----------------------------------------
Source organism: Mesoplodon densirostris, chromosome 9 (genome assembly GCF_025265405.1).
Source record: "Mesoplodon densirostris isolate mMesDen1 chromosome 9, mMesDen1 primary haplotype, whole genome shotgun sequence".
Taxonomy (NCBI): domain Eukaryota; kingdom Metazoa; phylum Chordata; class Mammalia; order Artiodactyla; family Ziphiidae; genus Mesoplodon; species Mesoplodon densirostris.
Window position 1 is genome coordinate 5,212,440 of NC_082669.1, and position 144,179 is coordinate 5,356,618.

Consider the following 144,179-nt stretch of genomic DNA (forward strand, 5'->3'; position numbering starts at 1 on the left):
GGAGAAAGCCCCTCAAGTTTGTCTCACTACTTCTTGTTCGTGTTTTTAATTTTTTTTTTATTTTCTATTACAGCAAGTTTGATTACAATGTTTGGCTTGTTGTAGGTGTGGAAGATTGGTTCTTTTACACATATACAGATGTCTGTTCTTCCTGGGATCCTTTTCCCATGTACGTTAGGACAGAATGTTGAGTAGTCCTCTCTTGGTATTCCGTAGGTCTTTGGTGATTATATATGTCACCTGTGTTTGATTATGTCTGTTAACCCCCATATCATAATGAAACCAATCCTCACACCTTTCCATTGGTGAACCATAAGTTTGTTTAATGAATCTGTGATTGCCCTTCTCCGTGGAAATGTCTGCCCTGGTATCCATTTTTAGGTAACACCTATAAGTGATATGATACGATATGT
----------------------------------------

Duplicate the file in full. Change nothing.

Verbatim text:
Source organism: Mesoplodon densirostris, chromosome 9 (genome assembly GCF_025265405.1).
Source record: "Mesoplodon densirostris isolate mMesDen1 chromosome 9, mMesDen1 primary haplotype, whole genome shotgun sequence".
Taxonomy (NCBI): domain Eukaryota; kingdom Metazoa; phylum Chordata; class Mammalia; order Artiodactyla; family Ziphiidae; genus Mesoplodon; species Mesoplodon densirostris.
Window position 1 is genome coordinate 5,212,440 of NC_082669.1, and position 144,179 is coordinate 5,356,618.

Consider the following 144,179-nt stretch of genomic DNA (forward strand, 5'->3'; position numbering starts at 1 on the left):
GGAGAAAGCCCCTCAAGTTTGTCTCACTACTTCTTGTTCGTGTTTTTAATTTTTTTTTTATTTTCTATTACAGCAAGTTTGATTACAATGTTTGGCTTGTTGTAGGTGTGGAAGATTGGTTCTTTTACACATATACAGATGTCTGTTCTTCCTGGGATCCTTTTCCCATGTACGTTAGGACAGAATGTTGAGTAGTCCTCTCTTGGTATTCCGTAGGTCTTTGGTGATTATATATGTCACCTGTGTTTGATTATGTCTGTTAACCCCCATATCATAATGAAACCAATCCTCACACCTTTCCATTGGTGAACCATAAGTTTGTTTAATGAATCTGTGATTGCCCTTCTCCGTGGAAATGTCTGCCCTGGTATCCATTTTTAGGTAACACCTATAAGTGATATGATACGATATGT